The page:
Perhaps even more important is that you will define a structure under which your company will operate. You won’t just be heading to the shop and guessing who is going to work on which project. You’ll give roles and responsibilities to different individuals, including yourself. This will help to spread the workload evenly and to delegate certain tasks to specific workers.
A business plan keeps you organized and prepared to take on the inevitable curveballs that will be thrown your way when running your company. You can’t succeed on good ideas alone – you need to build a solid foundation behind them.
How to write a proper business plan
You now know why you need a business plan and you should understand the basic elements of a completed plan. But knowing is only half the battle. If you have a viable idea, you need to get started on your business plan before you should even consider bringing this idea to market. This is where many people freeze – they simply don’t know where to begin. It can be overwhelming to think about putting a business plan together but if you break the process down stage by stage it’s a lot easier to think about and work on.
If you ask an entrepreneur about their business ideas and how they will achieve them at a dinner party, you might struggle to get a word in edgeways, your written business plan is essentially writing all of that down. Hopefully in more of a modest way than ‘barry the wanna-be billionaire’.
Outline what you want to achieve
Having a great idea for a business isn’t enough. Before you put together your formal plan, you need to describe what you hope to achieve. This could be as simple as a financial goal for the first year, or it could be more complex, such as introducing the world to a revolutionary new technology. In fact, it could be both. These hopeful achievements will eventually make their way into your final plan.
Your outline doesn’t need to be perfect, or even highly professional. But it should lay the groundwork for your formal business plan. In the long run, putting your plan together will be much easier if you have a solid outline to follow.
Perform market research
You need to know if you are going to be able to compete in the industry that you are entering. Look into other companies that are offering similar products and services and see if you can get any information on their financials. Visit actual stores as well as online stores and forums boards to see what you can learn about the potential competition. You will need to know if your idea has already been tried or if there are any barriers preventing you from competing in the market.
Your analysis should consist of your primary competitors, their strengths and weaknesses, product lines, and the prices that they currently charge. This will help you determine if you can provide ample competition and if you have the funding to go up against them. It is extremely important to understand the key players in your market so that you can learn from their mistakes and improve upon their strengths.
For more information on how to flesh out this section, check out the Gotiggo Researching Your Business Idea blog.
Filter your final products and services
If you only have one product to start with, this step won’t be as tedious. But if you are planning on offering a variety of products and services, you will really want to analyze which ones can bring success and which ones can be dropped. As a startup, you probably won’t have the funds or bandwidth to focus on auxiliary products or services. You will want to stick to your core competencies and focus on your best ideas.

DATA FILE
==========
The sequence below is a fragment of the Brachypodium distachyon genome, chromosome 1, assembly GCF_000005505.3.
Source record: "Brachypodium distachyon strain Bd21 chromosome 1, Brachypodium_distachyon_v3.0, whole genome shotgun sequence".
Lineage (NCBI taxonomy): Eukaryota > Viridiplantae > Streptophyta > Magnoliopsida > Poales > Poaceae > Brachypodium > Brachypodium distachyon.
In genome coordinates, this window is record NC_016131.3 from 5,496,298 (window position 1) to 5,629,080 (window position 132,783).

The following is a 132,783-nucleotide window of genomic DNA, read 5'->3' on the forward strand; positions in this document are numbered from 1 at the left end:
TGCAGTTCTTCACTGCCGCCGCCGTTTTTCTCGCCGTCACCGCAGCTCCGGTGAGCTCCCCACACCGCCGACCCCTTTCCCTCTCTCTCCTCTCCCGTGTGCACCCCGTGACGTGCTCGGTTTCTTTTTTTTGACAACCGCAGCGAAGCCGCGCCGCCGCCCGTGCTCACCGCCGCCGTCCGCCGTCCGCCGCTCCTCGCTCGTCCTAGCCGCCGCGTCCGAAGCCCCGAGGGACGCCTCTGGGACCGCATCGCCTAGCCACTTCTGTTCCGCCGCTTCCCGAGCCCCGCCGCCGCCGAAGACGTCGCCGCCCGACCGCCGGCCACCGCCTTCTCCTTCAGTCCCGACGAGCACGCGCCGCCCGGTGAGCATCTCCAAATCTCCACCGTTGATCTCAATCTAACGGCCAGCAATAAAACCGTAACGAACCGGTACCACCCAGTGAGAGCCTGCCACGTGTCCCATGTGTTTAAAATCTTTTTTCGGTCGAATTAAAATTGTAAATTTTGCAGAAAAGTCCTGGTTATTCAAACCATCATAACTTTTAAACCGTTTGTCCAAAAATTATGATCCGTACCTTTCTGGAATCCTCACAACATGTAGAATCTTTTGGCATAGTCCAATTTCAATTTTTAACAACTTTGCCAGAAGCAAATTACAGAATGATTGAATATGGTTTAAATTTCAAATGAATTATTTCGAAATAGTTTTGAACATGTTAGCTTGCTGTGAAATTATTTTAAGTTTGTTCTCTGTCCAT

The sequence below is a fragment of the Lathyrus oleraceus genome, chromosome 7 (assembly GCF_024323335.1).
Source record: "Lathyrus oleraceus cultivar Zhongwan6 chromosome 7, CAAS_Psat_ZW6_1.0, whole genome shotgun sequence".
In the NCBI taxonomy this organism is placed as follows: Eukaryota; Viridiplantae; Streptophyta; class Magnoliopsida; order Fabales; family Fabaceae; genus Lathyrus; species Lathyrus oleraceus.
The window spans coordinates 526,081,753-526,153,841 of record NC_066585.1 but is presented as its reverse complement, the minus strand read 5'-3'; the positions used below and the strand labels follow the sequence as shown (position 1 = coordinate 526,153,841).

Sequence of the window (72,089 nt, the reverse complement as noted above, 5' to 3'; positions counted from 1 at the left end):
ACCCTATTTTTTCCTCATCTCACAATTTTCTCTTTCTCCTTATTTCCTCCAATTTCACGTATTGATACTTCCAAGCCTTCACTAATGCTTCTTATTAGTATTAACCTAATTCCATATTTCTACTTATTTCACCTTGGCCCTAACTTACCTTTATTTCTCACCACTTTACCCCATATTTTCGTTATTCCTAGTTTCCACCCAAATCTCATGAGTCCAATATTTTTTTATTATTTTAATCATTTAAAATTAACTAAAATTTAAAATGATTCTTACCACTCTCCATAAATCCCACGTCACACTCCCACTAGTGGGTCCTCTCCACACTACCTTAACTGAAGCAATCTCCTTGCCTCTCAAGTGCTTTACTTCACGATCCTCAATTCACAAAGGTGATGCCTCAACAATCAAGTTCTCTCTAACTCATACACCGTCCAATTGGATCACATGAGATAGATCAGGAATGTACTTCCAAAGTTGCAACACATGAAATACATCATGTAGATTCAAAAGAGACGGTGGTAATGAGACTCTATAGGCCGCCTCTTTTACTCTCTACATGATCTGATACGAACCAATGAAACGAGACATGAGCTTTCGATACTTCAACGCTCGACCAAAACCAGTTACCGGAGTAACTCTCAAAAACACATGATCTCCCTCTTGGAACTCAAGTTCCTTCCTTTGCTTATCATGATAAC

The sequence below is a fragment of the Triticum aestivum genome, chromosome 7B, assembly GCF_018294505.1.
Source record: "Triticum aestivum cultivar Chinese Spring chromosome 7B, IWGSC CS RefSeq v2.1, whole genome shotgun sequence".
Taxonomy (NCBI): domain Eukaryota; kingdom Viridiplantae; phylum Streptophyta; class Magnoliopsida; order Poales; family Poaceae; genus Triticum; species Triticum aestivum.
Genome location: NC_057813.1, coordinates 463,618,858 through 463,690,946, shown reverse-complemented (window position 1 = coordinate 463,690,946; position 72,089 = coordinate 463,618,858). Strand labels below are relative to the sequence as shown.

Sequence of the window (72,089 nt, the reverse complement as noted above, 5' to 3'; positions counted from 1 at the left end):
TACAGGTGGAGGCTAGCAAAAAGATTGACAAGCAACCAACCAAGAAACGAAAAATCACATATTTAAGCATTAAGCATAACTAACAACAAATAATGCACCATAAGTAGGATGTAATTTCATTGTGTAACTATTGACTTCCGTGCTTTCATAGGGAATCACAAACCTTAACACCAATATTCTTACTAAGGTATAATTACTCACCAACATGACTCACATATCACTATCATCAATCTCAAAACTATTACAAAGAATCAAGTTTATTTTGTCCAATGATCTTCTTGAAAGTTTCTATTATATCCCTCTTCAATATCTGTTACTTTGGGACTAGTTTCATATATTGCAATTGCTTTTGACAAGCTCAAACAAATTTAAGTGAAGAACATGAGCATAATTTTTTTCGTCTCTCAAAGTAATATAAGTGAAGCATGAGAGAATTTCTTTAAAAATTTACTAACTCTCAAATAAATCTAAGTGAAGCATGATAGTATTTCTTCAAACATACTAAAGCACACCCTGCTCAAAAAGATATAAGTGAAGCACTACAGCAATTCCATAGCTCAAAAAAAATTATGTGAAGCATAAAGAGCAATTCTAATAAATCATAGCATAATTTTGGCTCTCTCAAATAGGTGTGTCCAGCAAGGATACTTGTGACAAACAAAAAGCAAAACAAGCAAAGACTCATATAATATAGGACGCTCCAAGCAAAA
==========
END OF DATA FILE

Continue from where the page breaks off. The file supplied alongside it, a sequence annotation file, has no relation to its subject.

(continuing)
This can be a bit of a nerve-wracking experience, as you might fear that you are cutting the wrong products or ideas. You can’t spend time thinking about the what ifs, however. Make your decision and be confident in it moving forward. Here are some tips for getting past the freeze that often happens during this step.
How much is it going to cost to get started? Will you need a storefront, a warehouse, and/or an office? Or can this all be started from home? These are all questions that you need to ask yourself before you can seriously consider starting a business. Try to come up with a realistic figure that you can put in your business plan in order to secure funding from investors and lenders. If it seems way too high, maybe it’s time to re-evaluate your core products.
This can be one of the more difficult stages of developing a business plan, especially for those who are more “idea people” rather than financial gurus. Numbers and projections can be intimidating, but they are necessary in order to set yourself up for success. If you find yourself struggling, get some tips The Balance’s How to Write a Financial Analysis article.
Sales and marketing strategy
Your idea may just be the next big thing, but without a sound sales and marketing strategy, nobody is ever going to hear about it. Formulate a plan to get the word out about your product or service, both in your local area and online. It is essential that you highlight the ways in which your idea is going to be better than the competition. Potential customers are not easily swayed, so you really have to put all of your effort into selling.
Gotiggo has more in-depth information in our Marketing Basics and Sales Basics blog posts. You’ll learn about target markets, messaging, and marketing channels as well as sales funnels and consideration.
As you’ve learned, a business plan is a vital part of survival for any new business owner and can be used as a tool throughout your journey. It is going to take some hard work and planning, but it will be worth it in the end. Without a plan, you are simply somebody with a great idea. With a solid plan, you are building the foundation for your company to succeed and paving your own road towards financial freedom.
Final words – Don’t stress, It doesn’t have to perfect first time around, nothing is ever concrete and can be changed further down the line.